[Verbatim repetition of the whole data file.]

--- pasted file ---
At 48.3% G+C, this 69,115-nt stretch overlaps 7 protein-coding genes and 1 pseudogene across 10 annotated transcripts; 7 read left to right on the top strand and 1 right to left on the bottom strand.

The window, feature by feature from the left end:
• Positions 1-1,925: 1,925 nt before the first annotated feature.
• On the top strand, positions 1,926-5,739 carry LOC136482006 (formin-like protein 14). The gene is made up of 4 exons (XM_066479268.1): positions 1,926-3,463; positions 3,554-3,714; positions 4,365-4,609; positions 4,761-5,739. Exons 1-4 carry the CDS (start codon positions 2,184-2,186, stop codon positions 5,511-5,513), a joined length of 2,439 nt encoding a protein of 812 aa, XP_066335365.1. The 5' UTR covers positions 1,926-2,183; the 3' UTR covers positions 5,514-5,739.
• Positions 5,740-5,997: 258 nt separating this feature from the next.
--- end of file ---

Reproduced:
At 48.3% G+C, this 69,115-nt stretch overlaps 7 protein-coding genes and 1 pseudogene across 10 annotated transcripts; 7 read left to right on the top strand and 1 right to left on the bottom strand.

The window, feature by feature from the left end:
• Positions 1-1,925: 1,925 nt before the first annotated feature.
• On the top strand, positions 1,926-5,739 carry LOC136482006 (formin-like protein 14). The gene is made up of 4 exons (XM_066479268.1): positions 1,926-3,463; positions 3,554-3,714; positions 4,365-4,609; positions 4,761-5,739. Exons 1-4 carry the CDS (start codon positions 2,184-2,186, stop codon positions 5,511-5,513), a joined length of 2,439 nt encoding a protein of 812 aa, XP_066335365.1. The 5' UTR covers positions 1,926-2,183; the 3' UTR covers positions 5,514-5,739.
• Positions 5,740-5,997: 258 nt separating this feature from the next.